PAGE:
It is enough for the present if they have shown us in what manner children attach themselves to their proper affinities, given opportunity and liberty. Our part is to drop occasion freely in the way, whether in school or at home. Children should have relations with earth and water, should run and leap, ride and swim, should establish the relation of maker to material in as many kinds as may be; should have dear and intimate relations with persons, through present intercourse, through tale or poem, picture or statue; through flint arrow-head or modern motor-car: beast and bird, herb and tree, they must have familiar acquaintance with. Other peoples and their languages must not be strange to them. Above all they should find that most intimate and highest of all Relationships,––the fulfilment of their being. [bold mine]
Giving opportunity and liberty. Is that on the schedule?
Meanwhile old grandame earth is grieved to find
The playthings, which her love designed for him,
Unthought of: in their woodland beds the flowers
Weep, and the river sides are all forlorn.
Oh! give us once again the wishing-cap
Of Fortunatus, and the invisible coat
Of Jack the Giant-killer, Robin Hood,
And Sabra in the forest with St George!
The child, whose love is here, at least, doth reap
One precious gain, that he forgets himself."'
 ~William Wordsworth, The Prelude
We might do well at times to listen to our children and what they want to stop and look at... the leaf, the bug, the bottle cap on the ground... to play a few more minutes, to sink your feet in the mud, to get sprayed with the water... to read another page, another book, sing another song...

....imagine if we forgot ourselves like Wordsworth says.

It is the children who are right, and we who are wrong; the world is more wonderful and more beautiful than even children think, and yet we would for ever correct them and inform them as to what we believe really is. We substitute facts for that wonder which is the seed of knowledge, and then we are amazed that eager, sweet-faced children grow into dull and indifferent little boys and girls. ~Charlotte Mason, Vol. 6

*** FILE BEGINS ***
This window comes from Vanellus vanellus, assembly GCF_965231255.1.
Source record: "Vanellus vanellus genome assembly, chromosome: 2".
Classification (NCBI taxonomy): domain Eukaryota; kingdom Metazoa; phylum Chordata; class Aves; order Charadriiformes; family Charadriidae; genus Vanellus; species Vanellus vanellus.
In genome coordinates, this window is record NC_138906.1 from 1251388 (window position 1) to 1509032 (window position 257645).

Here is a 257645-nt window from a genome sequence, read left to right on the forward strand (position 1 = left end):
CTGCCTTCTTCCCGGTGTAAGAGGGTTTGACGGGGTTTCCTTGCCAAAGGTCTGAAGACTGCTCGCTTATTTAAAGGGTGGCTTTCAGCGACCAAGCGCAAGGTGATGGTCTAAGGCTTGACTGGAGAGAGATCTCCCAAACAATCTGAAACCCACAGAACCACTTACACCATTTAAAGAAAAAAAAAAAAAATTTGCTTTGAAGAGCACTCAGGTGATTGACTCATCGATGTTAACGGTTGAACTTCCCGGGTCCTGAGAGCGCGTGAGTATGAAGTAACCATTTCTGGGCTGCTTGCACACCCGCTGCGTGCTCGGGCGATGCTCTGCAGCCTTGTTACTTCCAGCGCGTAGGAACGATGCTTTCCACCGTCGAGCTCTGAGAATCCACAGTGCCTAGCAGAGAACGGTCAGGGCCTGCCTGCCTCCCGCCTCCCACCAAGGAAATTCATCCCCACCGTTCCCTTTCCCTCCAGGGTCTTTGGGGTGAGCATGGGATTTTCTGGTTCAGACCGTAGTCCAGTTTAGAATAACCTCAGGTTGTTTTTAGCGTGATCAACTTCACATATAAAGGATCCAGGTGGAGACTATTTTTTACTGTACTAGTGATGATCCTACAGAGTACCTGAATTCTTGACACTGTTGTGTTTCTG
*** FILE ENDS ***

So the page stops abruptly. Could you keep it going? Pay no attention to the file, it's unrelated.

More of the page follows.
Listen to Charlotte...
Our Part, to remove Obstructions and to give Stimulus.––Later, we step in to educate him. In proportion to the range of living relationships we put in his way, will he have wide and vital interests, fulness of joy in living. In proportion as he is made aware of the laws which rule every relationship, will his life be dutiful and serviceable: as he learns that no relation with persons or with things, animate or inanimate, can be maintained without strenuous effort, will he learn the laws of work and the joys of work. Our part is to remove obstructions and to give stimulus and guidance to the child who is trying to get into touch with the universe of things and thoughts which belongs to him.

Our Error.––Our deadly error is to suppose that we are his showman to the universe; and, not only so, but that there is no community at all between child and universe unless such as we choose to set up. We are the people! and if we choose that a village child's education should be confined to the 'three R's,' why, what right has he to ask for more? If life means for him his Saturday night in the ale-house, surely that is not our fault! If our own boys go through school and college and come out without quickening interests, without links to the things that are worth while, we are not sure that it is our fault either. We resent that they should be called 'muddied oafs' because we know them to be fine fellows. So they are, splendid stuff which has not yet arrived at the making! [bold mine] ~Vol. 3, p.188:
You can read deeper into what she means here, courtesy of AmblesideOnline.org:  http://www.amblesideonline.org/CM/vol3complete.html#3_17